Mutton at historically high levels

SELX-Sheep-24-May

This seasonal price decline is due to the historical increases in slaughter seen towards the end of the winter months.

While lamb prices are stealing the spotlight, the eastern states mutton indicator has been maintained at historically high levels in recent weeks.

Sheep and lamb prices have continued to make ground this week. On Tuesday, the eastern states trade lamb indicator closed at 924¢/kg carcase weight (cwt), an improvement of 212¢ from this time last year.

Heavy lambs also gained significant momentum, increasing 223¢ from last year to 962¢/kg cwt. Reports of 1000¢/kg cwt lamb forward contracts have surfaced, in line with the expectation for a shortage of new season lambs entering the market in the coming weeks.

After reaching a peak of 602¢/kg cwt, the eastern states mutton indicator has remained close to record levels since the beginning of June. On Tuesday, the indicator was reported at 594¢/kg cwt, sitting 82¢ above year-ago levels.

Mutton prices have largely tracked sideways in recent weeks, after a sustained rise similar to the lamb market.

The continued strength of mutton prices signals buyers in the market are looking to guarantee supplies to satisfy export demand.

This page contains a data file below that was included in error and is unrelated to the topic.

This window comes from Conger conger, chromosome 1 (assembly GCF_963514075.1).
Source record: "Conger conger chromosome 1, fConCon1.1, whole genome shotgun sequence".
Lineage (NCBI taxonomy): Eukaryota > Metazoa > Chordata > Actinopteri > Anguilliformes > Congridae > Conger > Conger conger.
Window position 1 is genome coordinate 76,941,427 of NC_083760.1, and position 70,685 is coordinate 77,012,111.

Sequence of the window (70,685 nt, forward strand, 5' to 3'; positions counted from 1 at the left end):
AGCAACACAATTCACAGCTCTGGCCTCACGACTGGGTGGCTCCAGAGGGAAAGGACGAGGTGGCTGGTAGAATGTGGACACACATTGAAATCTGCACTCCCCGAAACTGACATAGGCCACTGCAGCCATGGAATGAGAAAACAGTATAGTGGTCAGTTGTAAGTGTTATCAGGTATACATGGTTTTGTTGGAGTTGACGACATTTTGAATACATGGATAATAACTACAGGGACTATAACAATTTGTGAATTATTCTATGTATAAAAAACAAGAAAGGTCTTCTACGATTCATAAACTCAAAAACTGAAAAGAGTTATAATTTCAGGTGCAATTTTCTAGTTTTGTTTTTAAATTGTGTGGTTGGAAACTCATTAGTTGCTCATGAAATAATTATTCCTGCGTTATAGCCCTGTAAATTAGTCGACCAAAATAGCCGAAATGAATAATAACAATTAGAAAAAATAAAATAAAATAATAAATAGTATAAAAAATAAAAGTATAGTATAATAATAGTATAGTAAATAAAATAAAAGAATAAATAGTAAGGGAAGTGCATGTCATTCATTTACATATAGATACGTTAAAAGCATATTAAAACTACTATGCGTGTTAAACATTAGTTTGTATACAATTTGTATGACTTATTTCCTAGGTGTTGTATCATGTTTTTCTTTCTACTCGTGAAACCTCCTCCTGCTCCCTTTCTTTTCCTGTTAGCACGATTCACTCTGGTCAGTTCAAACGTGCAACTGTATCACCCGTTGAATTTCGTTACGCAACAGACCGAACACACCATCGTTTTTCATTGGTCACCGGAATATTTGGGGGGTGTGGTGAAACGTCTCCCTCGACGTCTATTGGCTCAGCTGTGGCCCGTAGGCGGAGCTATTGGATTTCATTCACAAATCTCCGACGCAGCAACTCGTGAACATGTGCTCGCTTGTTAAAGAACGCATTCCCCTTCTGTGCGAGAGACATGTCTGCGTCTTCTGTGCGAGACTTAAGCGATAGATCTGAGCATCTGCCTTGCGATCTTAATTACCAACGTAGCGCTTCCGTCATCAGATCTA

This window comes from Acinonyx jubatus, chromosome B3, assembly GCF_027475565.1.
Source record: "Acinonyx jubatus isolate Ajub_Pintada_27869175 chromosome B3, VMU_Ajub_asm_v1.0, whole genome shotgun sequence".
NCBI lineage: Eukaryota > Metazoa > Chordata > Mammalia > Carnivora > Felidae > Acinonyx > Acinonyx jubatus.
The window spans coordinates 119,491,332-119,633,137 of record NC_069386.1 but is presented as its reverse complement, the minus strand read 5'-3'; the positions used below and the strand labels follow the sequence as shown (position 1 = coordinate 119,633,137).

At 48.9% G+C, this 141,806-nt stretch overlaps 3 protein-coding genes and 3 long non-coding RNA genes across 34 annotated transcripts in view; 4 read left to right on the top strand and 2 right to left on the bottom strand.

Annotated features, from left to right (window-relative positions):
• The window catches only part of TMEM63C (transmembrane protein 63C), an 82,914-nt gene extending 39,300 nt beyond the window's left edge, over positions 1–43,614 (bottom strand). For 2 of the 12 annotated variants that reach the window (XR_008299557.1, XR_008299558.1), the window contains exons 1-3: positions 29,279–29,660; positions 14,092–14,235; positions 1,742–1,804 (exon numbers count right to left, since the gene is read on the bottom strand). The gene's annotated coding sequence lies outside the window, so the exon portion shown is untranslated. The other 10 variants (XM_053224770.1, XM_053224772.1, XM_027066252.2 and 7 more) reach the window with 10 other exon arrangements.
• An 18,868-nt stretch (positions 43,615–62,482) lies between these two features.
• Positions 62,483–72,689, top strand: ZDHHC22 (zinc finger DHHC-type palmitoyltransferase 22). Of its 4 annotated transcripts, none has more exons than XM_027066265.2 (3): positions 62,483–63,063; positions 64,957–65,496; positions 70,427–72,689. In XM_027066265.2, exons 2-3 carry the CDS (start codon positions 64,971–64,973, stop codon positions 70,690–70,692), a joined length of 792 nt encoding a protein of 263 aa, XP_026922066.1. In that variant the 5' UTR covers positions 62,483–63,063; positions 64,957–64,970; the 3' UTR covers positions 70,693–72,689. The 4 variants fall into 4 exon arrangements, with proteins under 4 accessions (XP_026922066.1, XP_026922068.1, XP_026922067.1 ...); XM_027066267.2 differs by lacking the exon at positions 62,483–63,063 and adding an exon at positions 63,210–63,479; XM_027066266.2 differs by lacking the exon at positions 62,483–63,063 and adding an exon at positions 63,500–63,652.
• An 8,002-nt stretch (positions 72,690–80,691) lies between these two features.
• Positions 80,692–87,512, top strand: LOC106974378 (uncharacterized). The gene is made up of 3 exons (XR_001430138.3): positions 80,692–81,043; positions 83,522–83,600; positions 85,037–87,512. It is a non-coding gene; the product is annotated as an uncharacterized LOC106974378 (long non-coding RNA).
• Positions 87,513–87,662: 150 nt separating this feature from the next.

The seasonality surrounding mutton markets, shows prices typically peak at the beginning of winter before entering a period of decline in late July.

This seasonal price decline is due to the historical increases in slaughter seen towards the end of the winter months.

Since the beginning of June, mutton slaughter has been in line with the five-year average. For the week ending 5 July, mutton slaughter totaled 92,101 head, increasing 10% from the five-year average.

At this time of year producers will be deciding on whether to carry sheep through into spring, with the retention of the most productive breeding ewes a priority.

However, in a challenging season, as was the case last year, with poor pasture conditions and the prospect of expensive supplementary feeding, producers look to reduce stocking rates, with older ewes or ewes not intended for joining, turned off.

Looking ahead, sheep slaughter is not expected to reach the peak seen in September last year, due to elevated slaughter numbers at the beginning of 2019.

While the prospect of mutton prices easing from current levels in the coming weeks is a possibility, a reduction in sheep slaughter year-on-year, combined with robust overseas demand, is likely to provide support to mutton prices for the remainder of 2019.

https://www.mla.com.au/prices-markets/market-news/mutton-prices-hold-strong/

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